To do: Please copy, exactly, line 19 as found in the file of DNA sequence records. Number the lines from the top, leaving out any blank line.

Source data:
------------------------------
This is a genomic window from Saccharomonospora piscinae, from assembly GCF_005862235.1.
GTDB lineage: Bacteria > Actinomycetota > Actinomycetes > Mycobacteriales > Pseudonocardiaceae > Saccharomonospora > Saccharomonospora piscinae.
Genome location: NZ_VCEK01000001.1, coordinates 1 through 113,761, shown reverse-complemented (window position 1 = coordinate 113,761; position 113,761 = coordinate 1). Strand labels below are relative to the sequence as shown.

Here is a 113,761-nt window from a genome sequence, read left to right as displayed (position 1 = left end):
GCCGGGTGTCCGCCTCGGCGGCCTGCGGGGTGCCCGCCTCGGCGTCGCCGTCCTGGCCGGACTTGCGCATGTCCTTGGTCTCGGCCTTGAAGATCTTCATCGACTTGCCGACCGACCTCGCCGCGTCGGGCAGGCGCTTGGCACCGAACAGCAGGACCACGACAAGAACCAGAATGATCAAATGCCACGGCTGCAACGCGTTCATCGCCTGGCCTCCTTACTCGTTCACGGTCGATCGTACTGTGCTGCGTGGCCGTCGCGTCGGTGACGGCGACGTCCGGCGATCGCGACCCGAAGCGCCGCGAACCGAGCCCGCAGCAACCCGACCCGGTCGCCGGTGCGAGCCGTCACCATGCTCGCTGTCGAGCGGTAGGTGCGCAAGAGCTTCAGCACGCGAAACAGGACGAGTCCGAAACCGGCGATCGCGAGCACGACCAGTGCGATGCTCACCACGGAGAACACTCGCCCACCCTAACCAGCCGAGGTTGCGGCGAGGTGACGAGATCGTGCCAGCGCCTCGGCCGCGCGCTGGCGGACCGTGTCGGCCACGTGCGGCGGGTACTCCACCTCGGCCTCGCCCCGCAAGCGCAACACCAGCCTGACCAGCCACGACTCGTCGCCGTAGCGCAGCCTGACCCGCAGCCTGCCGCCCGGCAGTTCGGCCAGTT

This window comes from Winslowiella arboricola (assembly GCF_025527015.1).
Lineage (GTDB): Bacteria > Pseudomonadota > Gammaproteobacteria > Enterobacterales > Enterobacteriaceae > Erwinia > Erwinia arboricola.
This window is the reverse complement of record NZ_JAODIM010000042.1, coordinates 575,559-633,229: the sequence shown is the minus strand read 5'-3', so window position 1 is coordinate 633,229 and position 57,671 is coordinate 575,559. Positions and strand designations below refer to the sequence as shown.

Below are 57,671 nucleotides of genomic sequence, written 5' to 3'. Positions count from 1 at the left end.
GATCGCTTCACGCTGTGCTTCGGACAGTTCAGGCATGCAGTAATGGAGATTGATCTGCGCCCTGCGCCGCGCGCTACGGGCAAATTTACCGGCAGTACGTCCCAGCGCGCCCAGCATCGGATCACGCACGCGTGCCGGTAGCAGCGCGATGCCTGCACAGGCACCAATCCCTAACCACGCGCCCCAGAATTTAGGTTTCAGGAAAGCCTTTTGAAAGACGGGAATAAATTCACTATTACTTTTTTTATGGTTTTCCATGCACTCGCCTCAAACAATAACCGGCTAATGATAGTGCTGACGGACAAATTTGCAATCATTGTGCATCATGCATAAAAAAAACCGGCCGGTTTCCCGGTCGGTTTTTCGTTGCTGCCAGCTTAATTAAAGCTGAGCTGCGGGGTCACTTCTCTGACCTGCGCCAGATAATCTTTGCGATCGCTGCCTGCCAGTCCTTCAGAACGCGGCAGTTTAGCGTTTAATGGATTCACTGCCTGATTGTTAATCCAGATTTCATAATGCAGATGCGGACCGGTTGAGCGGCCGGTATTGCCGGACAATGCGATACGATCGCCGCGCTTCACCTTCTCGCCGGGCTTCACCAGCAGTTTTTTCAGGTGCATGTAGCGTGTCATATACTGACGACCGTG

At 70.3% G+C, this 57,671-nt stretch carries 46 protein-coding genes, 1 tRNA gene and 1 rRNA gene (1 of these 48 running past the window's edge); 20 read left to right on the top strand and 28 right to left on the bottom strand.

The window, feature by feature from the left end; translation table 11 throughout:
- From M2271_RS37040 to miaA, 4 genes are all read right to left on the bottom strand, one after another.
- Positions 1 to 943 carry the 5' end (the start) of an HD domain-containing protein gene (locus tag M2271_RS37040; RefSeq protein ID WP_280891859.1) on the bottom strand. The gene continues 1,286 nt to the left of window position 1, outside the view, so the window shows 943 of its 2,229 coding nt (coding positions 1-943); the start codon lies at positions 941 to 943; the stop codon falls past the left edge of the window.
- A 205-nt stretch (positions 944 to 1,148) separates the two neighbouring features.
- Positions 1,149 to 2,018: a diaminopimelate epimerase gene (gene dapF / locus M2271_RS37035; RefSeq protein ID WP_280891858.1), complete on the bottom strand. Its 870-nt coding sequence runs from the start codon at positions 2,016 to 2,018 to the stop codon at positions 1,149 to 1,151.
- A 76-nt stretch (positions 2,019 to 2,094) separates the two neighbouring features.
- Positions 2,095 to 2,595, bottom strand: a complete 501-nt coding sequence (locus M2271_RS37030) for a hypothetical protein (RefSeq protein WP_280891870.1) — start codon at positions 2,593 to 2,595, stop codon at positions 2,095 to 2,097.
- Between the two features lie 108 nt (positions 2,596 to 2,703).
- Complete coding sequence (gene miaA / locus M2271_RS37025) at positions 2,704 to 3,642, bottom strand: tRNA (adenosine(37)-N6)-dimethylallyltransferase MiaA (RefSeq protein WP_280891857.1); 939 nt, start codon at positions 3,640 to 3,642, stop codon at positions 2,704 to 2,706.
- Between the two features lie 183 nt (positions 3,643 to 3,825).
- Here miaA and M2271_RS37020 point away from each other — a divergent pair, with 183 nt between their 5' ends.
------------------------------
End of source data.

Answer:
- Between the two features lie 108 nt (positions 2,596 to 2,703).